George Washington Papers

To George Washington from John Hancock, 21 May 1776

From John Hancock

Philada May 21t 1776


As I imagine this will meet you on the Road to this Place, I wave making any Mention of public Matters, except that it is the Wish of Congress, you would if consistent with the Good of the Service order one Battalion from New York to be posted at Amboy in the Jerseys agreable to the enclosed Resolve.1

Genl Gates arrived this Morning, soon after which I was honored with your Favour by Post which I laid before Congress;2 and as they expect you so soon here, I imagine they will defer consulting Genl Gates & wait your Arrival.

Your Favour of the 20th Inst. I received this Morning, & cannot help expressing the very great Pleasure it would afford both Mrs Hancock & myself to have the Happiness of accommodating you during your Stay in this City. As the House I live in is large and roomy, it will be entirely in your Power to live in that Manner you should wish. Mrs Washington may be retired as she pleases while under Inocculation, & Mrs Hancock will esteem it an Honour to have Mrs Washington inocculated in her House; and as I am informed Mr Randolph has not any Lady about his House to take the necessary Care of Mrs Washington, I flatter myself she will be as well attended in my Family. In short, Sir, I must take the Freedom to repeat my Wish that you would be pleased to condescend to dwell under my Roof. I assure you, Sir, I will do all in my Power to render your Stay agreeable, & my House shall be entirely at your Disposal.3 I must however submit this to your Determination, & only add that you will peculiarly gratify Mrs H. and myself in affording me an opportunity of convincing you of this Truth, That I am with every Sentiment of Regard for you & your Connections & with much Esteem Dear Sir your faithful and most obedt hble Se[rvan]t

John Hancock

Fessenden complaing for the Want of Money I have advanced him sixteen Dollars, which you will please to order him to account for.

LB, DNA:PCC, item 12A.

1Congress approved this resolution on 18 May (JCC description begins Worthington Chauncey Ford et al., eds. Journals of the Continental Congress, 1774-1789. 34 vols. Washington, D.C., 1904–37. description ends , 4:365).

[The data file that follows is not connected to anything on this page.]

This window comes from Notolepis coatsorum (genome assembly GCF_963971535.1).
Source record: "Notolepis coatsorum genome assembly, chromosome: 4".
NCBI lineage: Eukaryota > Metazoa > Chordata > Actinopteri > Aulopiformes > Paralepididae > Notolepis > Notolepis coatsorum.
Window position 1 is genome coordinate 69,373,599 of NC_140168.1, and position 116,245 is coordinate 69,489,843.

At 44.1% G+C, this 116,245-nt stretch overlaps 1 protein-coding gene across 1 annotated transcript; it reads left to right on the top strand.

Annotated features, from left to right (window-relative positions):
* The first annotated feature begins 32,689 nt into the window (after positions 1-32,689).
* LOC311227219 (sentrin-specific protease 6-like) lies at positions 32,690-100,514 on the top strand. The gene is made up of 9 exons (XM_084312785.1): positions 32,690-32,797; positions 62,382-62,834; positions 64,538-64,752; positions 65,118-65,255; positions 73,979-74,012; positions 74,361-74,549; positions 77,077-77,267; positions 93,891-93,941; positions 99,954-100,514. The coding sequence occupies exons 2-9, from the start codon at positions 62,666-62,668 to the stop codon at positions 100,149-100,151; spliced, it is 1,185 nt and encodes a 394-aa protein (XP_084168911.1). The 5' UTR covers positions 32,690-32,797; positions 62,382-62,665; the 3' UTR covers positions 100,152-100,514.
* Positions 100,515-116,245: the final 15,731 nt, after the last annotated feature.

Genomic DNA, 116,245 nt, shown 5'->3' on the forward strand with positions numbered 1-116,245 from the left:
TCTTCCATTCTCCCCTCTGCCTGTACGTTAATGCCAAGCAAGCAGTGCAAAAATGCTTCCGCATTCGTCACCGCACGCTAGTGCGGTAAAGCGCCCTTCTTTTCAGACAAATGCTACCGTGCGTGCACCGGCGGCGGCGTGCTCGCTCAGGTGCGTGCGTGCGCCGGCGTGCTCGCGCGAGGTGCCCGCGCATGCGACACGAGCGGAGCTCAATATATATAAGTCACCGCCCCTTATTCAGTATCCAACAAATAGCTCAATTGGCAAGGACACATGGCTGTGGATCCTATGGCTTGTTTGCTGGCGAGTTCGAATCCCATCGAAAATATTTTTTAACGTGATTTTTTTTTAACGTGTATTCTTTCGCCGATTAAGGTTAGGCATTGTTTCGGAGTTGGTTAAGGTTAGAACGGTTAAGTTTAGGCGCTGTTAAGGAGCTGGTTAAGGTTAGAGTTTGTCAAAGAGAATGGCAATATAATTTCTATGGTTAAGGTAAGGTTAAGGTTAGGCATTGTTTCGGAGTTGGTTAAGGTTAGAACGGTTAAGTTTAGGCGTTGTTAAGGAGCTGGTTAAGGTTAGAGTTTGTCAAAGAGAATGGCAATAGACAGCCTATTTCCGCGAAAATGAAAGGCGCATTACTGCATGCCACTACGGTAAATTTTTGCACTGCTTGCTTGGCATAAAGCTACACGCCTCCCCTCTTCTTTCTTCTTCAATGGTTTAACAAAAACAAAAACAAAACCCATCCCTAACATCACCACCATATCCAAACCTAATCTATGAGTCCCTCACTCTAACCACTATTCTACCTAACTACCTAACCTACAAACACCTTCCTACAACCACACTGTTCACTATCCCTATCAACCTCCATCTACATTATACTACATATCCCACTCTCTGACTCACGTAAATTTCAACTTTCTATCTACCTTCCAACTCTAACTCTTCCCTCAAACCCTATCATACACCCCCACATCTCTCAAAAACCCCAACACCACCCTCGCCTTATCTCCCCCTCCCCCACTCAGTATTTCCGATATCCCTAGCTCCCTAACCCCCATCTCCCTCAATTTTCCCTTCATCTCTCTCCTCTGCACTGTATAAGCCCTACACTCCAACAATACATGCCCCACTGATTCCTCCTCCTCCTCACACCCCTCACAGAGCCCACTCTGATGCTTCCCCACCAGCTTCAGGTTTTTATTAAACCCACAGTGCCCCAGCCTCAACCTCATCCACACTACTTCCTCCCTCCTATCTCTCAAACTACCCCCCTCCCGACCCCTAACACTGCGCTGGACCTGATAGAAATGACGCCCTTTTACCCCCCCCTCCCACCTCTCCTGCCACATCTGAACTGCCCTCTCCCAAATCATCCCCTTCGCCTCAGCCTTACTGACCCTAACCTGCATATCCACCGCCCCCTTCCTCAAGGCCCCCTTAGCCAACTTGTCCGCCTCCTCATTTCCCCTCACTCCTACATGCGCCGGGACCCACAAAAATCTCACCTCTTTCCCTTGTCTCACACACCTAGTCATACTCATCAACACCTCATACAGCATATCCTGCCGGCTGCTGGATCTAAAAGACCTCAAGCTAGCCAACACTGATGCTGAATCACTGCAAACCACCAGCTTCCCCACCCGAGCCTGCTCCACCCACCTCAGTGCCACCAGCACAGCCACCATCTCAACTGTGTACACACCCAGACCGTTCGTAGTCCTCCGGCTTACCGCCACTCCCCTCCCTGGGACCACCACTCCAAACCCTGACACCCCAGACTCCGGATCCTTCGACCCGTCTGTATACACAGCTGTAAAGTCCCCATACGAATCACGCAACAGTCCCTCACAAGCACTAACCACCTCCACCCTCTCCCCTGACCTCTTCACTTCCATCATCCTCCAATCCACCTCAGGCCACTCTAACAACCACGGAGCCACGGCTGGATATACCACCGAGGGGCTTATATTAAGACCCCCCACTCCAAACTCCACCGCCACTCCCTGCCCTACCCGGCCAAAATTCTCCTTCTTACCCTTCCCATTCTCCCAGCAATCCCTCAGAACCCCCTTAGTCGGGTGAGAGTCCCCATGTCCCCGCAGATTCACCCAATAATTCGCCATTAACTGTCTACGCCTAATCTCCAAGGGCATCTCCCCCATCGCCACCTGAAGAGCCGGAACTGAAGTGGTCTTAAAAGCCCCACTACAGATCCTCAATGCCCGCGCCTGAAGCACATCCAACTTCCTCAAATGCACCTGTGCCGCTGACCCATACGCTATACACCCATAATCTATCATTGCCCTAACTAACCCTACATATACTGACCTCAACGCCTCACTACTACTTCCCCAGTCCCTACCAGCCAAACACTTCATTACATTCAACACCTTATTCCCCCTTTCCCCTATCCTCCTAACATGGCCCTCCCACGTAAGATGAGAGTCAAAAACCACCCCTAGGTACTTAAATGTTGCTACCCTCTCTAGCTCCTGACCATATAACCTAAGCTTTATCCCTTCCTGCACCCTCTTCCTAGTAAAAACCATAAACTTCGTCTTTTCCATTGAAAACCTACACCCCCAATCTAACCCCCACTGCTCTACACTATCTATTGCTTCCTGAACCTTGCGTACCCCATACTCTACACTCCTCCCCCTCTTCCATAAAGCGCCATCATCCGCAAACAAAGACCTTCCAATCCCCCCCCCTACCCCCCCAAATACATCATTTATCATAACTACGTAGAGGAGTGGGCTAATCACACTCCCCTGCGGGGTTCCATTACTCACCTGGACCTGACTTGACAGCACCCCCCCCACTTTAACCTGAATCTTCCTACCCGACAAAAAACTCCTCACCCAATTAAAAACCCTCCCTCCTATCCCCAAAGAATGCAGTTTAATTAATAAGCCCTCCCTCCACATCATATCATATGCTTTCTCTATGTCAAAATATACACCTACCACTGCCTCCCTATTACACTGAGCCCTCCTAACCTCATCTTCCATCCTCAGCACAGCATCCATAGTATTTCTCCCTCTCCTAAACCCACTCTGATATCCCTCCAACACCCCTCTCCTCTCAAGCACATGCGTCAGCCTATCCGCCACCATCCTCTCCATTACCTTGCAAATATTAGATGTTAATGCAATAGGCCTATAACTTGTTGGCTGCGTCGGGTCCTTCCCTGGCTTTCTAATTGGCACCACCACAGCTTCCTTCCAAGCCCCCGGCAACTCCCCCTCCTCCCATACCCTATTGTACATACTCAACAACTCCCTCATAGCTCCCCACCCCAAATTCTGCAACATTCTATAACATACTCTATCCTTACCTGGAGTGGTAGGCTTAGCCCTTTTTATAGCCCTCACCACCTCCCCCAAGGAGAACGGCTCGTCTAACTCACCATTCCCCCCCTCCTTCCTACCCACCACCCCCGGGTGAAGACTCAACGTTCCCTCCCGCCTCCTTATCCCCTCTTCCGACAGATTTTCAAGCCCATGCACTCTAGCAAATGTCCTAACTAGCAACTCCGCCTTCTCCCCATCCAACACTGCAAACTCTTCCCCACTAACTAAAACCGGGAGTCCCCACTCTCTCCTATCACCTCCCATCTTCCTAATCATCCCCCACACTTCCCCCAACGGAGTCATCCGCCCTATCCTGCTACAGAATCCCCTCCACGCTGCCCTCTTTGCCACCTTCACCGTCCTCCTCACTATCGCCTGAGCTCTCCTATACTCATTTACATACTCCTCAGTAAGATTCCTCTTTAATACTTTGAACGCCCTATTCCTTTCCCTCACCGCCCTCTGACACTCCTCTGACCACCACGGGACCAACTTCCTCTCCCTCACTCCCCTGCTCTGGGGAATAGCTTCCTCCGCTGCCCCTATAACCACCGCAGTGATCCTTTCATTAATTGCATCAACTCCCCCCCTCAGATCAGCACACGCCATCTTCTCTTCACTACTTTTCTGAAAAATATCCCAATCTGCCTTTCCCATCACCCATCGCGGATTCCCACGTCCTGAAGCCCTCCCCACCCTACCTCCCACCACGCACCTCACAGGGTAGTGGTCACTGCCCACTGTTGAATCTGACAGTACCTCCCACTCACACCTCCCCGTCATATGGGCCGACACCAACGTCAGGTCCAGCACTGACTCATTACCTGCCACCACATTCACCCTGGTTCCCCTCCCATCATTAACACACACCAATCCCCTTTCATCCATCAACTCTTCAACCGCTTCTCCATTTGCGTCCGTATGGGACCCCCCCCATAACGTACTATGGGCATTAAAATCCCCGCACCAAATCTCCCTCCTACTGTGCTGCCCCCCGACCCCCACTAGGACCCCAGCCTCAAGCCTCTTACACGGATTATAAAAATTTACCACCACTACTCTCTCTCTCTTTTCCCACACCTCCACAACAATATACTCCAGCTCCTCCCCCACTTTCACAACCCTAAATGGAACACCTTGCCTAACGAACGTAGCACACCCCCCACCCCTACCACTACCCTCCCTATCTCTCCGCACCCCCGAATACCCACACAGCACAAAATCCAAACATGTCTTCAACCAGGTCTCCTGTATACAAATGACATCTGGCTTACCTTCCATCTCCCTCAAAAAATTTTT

2GW’s letters to Hancock of 18, 19, and 20 May were presented to Congress and read on this date (ibid., 369).

3Hancock did not tell GW that two days earlier he had arranged with Charles Willson Peale to paint GW’s portrait while he was in Philadelphia (see Smith, Letters of Delegates description begins Paul H. Smith et al., eds. Letters of Delegates to Congress, 1774–1789. 26 vols. Washington, D.C., 1976–2000. description ends , 4:9, n.3, and plate on p. 10). GW sat for Peale during his visit, but neither he nor Martha Washington accepted Hancock’s invitation to stay at his house. Mrs. Washington, who was inoculated for smallpox on 23 May, the day that she arrived in Philadelphia, lodged in the house of cabinetmaker Benjamin Randolph on Chestnut Street between Third and Fourth (see “Sundry Bills pd by Mrs Washington at Philadelphia,” 1776, DLC:GW, 5th ser., vol. 24, where the sums of £15.18.5, £16.2.5, £11.15, and £5.11.6 are recorded as being paid to “Ben: Randolph”; see also the addressed cover of John Parke Custis to Martha Washington, 9 June, quoted in Custis to GW, 10 June 1776, source note). Thomas Jefferson’s move from Randolph’s house, where he had previously lodged, to new quarters on 23 May coincided with Mrs. Washington’s arrival in the city (Jefferson to Thomas Nelson, 16 May 1776, in Boyd, Jefferson Papers description begins Julian P. Boyd et al., eds. The Papers of Thomas Jefferson. 40 vols. to date. Princeton, N.J., 1950—. description ends , 1:292–93). GW lodged with Benjamin Randall (see Expense Account of Journey to and from Philadelphia, 21 May–12 June 1776).

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